A handful of Republicans’ more vulnerable members, as well as some of Democrats’ targets in their more expanded battlefield, voted against the deal.
The most vulnerable among them is likely Minnesota Rep. Jason Lewis. Inside Elections with Nathan L. Gonzales rates his likely rematch with Democrat Angie Craig a Tossup. Rohrabacher is another top Democratic target who voted “no.” His race is rated Tilt Republican.
Budd, their Freedom Caucus colleague, also voted no. He was narrowly outraised last quarter by his Democratic challenger, who had more cash on hand at the end of the year.
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Indiana Rep. Todd Rokita voted no, while fellow Hoosier and Senate primary opponent Luke Messer, a member of leadership, supported the deal. Their different positions on this vote could provide an interesting contrast in a primary that’s largely been consumed with personal attacks.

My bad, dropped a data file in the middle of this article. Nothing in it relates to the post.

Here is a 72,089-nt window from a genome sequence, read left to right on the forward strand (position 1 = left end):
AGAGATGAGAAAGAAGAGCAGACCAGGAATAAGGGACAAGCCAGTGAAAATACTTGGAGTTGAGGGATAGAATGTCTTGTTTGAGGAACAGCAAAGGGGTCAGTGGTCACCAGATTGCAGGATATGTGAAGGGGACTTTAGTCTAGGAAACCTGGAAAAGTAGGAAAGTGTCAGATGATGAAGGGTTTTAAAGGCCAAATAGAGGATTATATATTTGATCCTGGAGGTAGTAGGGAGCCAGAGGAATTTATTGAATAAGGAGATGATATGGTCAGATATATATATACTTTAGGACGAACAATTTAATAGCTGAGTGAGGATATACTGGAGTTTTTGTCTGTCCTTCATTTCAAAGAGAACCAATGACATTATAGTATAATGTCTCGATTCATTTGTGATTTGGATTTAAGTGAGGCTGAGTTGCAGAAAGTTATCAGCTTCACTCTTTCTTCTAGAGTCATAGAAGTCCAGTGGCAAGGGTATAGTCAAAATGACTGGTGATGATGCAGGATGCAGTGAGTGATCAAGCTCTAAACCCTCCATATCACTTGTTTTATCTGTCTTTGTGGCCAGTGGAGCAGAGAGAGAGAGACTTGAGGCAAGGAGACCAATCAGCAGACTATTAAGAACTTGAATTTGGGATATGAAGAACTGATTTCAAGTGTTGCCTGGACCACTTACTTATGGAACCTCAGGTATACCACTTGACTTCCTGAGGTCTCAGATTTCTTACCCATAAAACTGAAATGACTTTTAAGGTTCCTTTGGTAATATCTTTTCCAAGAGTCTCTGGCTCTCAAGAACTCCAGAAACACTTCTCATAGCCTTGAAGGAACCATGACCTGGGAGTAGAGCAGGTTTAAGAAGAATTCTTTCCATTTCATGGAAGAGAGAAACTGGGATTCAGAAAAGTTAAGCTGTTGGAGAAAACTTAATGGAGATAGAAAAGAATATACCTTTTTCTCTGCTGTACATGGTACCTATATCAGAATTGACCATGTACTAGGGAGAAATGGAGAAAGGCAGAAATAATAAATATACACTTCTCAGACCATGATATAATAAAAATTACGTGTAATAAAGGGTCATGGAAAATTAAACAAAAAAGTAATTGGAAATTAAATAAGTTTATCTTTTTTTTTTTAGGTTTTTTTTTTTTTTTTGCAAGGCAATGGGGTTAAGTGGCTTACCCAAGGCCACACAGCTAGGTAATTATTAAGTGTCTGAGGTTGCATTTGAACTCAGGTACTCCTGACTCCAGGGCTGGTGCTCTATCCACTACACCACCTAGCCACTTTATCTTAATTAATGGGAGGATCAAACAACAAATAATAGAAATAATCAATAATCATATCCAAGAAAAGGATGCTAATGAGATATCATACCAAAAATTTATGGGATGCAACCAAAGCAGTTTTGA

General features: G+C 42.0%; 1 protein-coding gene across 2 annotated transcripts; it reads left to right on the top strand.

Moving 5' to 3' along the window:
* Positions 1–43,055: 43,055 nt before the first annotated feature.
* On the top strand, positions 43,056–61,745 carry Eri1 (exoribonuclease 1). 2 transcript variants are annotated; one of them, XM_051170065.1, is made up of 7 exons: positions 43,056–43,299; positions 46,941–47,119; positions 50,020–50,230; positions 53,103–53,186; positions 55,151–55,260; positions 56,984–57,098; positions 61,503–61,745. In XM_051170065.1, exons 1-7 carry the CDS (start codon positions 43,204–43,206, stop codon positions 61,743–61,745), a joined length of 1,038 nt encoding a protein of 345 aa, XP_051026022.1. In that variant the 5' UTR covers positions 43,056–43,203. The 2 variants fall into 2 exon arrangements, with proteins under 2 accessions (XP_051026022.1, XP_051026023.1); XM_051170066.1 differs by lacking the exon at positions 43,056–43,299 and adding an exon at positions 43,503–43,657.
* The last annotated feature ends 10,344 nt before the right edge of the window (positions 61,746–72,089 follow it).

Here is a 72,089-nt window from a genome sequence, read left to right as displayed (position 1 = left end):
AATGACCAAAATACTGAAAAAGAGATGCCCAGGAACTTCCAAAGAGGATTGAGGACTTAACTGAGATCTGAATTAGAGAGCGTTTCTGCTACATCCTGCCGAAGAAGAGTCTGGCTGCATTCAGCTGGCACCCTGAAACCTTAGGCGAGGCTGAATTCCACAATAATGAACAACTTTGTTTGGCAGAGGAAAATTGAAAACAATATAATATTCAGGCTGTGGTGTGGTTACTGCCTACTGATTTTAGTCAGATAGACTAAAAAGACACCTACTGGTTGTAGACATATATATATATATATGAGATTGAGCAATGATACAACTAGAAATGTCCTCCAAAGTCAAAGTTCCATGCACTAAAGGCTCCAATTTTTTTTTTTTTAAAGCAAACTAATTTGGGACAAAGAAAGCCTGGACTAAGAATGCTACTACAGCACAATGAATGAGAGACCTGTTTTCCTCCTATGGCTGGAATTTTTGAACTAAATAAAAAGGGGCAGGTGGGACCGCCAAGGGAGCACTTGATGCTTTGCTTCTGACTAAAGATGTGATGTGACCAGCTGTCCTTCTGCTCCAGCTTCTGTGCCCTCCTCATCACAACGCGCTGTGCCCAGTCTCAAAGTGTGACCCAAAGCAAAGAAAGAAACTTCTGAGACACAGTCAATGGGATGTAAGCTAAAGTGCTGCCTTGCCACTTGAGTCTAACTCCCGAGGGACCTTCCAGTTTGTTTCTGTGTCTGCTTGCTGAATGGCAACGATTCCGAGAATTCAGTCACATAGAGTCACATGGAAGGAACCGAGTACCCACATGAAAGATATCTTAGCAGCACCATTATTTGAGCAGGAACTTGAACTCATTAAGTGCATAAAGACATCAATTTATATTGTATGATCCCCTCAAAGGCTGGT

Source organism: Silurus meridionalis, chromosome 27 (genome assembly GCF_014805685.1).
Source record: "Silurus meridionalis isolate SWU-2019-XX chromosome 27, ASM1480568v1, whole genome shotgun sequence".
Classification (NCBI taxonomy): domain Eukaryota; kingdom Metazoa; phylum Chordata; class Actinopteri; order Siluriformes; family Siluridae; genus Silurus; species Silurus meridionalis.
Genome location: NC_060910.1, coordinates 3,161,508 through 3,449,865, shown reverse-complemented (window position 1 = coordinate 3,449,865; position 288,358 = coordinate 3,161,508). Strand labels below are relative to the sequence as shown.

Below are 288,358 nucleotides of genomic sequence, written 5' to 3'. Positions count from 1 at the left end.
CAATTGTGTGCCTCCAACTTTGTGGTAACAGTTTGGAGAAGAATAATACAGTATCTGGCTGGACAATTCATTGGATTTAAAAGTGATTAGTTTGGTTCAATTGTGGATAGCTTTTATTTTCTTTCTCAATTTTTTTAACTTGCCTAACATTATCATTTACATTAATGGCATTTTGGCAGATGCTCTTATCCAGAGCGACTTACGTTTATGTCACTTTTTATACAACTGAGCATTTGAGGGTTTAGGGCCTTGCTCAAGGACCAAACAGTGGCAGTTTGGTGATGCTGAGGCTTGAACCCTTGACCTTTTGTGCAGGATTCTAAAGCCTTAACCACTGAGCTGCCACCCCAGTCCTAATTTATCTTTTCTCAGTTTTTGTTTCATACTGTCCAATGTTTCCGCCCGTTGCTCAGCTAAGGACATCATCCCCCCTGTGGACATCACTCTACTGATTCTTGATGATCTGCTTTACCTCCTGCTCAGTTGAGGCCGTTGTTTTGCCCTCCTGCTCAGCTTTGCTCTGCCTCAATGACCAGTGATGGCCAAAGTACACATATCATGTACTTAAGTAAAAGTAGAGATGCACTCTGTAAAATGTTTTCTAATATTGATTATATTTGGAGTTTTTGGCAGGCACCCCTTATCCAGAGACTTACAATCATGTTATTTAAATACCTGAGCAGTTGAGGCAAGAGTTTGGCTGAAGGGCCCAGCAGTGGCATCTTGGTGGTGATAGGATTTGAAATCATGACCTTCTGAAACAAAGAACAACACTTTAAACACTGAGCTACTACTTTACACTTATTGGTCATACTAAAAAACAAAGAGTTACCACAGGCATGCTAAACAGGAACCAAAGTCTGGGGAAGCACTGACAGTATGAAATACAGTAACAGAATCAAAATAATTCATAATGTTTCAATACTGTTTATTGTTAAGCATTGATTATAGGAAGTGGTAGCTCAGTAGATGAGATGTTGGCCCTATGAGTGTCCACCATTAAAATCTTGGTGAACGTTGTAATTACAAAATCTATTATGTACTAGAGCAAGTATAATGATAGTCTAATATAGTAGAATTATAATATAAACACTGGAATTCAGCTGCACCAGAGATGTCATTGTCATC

Most of the Democratic Congressional Campaign Committee’s Frontline members, which represent their most vulnerable incumbents, supported the deal. They included California Reps. Ami Bera, Raul Ruiz and Carbajal, Illinois Reps. Cheri Bustos and Brad Schneider, Pennsylvania Rep. Matt Cartwright, Florida Reps. Stephanie Murphy and Crist, Connecticut Rep. Elizabeth Esty, New Hampshire Rep. Ann McLane Kuster, Iowa Rep. Dave Loebsack, Gottheimer and O’Halleran.
But four Frontline members sided with the majority of their caucus in opposing the deal. California Rep. Julia Brownley, New York Reps. Sean Patrick Maloney and Tom Suozzi, and California Rep. Scott Peters all voted no. Republicans would like to target conservative Democrat Collin C. Peterson of Minnesota. He also voted against it.
Three House Democrats who are running for Senate — Texas Rep. Beto O’Rourke, Arizona Rep. Kyrsten Sinema and Nevada’s Rosen — all backed the deal.
Simone Pathé and Bridget Bowman contributed to this report.